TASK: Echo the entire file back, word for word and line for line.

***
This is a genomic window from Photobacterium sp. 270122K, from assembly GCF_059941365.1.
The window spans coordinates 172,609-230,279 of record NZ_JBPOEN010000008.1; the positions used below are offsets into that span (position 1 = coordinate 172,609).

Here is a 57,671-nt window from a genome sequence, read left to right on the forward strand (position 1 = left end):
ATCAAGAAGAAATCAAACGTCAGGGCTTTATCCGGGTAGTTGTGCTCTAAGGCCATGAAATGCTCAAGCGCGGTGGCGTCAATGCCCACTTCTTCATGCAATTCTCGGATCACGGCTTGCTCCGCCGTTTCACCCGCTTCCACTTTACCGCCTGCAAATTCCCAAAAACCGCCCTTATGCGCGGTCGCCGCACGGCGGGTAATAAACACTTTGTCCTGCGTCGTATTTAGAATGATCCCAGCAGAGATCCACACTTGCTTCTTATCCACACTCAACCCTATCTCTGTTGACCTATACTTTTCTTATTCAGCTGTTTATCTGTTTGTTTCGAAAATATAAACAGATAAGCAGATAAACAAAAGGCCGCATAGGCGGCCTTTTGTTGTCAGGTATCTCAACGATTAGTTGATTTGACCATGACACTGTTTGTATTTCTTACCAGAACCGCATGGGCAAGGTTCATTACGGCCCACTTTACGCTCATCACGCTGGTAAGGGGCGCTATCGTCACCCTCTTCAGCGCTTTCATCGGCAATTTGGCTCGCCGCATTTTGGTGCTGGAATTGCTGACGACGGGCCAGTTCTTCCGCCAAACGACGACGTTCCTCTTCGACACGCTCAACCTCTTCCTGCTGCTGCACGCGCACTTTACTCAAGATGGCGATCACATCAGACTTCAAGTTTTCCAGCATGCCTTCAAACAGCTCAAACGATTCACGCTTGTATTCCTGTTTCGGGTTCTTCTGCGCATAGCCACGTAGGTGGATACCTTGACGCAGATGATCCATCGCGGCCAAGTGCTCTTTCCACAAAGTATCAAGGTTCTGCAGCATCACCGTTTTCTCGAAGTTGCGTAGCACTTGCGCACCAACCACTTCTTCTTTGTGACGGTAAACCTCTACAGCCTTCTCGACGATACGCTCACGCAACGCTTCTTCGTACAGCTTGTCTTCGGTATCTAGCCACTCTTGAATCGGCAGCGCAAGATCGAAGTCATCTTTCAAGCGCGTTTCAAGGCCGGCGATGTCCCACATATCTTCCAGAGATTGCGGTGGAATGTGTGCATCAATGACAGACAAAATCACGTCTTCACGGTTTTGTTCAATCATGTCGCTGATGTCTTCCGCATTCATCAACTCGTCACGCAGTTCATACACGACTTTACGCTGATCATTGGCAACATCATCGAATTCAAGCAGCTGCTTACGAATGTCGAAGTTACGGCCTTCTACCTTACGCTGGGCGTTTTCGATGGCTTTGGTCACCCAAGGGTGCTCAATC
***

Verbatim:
This is a genomic window from Photobacterium sp. 270122K, from assembly GCF_059941365.1.
The window spans coordinates 172,609-230,279 of record NZ_JBPOEN010000008.1; the positions used below are offsets into that span (position 1 = coordinate 172,609).

Here is a 57,671-nt window from a genome sequence, read left to right on the forward strand (position 1 = left end):
ATCAAGAAGAAATCAAACGTCAGGGCTTTATCCGGGTAGTTGTGCTCTAAGGCCATGAAATGCTCAAGCGCGGTGGCGTCAATGCCCACTTCTTCATGCAATTCTCGGATCACGGCTTGCTCCGCCGTTTCACCCGCTTCCACTTTACCGCCTGCAAATTCCCAAAAACCGCCCTTATGCGCGGTCGCCGCACGGCGGGTAATAAACACTTTGTCCTGCGTCGTATTTAGAATGATCCCAGCAGAGATCCACACTTGCTTCTTATCCACACTCAACCCTATCTCTGTTGACCTATACTTTTCTTATTCAGCTGTTTATCTGTTTGTTTCGAAAATATAAACAGATAAGCAGATAAACAAAAGGCCGCATAGGCGGCCTTTTGTTGTCAGGTATCTCAACGATTAGTTGATTTGACCATGACACTGTTTGTATTTCTTACCAGAACCGCATGGGCAAGGTTCATTACGGCCCACTTTACGCTCATCACGCTGGTAAGGGGCGCTATCGTCACCCTCTTCAGCGCTTTCATCGGCAATTTGGCTCGCCGCATTTTGGTGCTGGAATTGCTGACGACGGGCCAGTTCTTCCGCCAAACGACGACGTTCCTCTTCGACACGCTCAACCTCTTCCTGCTGCTGCACGCGCACTTTACTCAAGATGGCGATCACATCAGACTTCAAGTTTTCCAGCATGCCTTCAAACAGCTCAAACGATTCACGCTTGTATTCCTGTTTCGGGTTCTTCTGCGCATAGCCACGTAGGTGGATACCTTGACGCAGATGATCCATCGCGGCCAAGTGCTCTTTCCACAAAGTATCAAGGTTCTGCAGCATCACCGTTTTCTCGAAGTTGCGTAGCACTTGCGCACCAACCACTTCTTCTTTGTGACGGTAAACCTCTACAGCCTTCTCGACGATACGCTCACGCAACGCTTCTTCGTACAGCTTGTCTTCGGTATCTAGCCACTCTTGAATCGGCAGCGCAAGATCGAAGTCATCTTTCAAGCGCGTTTCAAGGCCGGCGATGTCCCACATATCTTCCAGAGATTGCGGTGGAATGTGTGCATCAATGACAGACAAAATCACGTCTTCACGGTTTTGTTCAATCATGTCGCTGATGTCTTCCGCATTCATCAACTCGTCACGCAGTTCATACACGACTTTACGCTGATCATTGGCAACATCATCGAATTCAAGCAGCTGCTTACGAATGTCGAAGTTACGGCCTTCTACCTTACGCTGGGCGTTTTCGATGGCTTTGGTCACCCAAGGGTGCTCAATC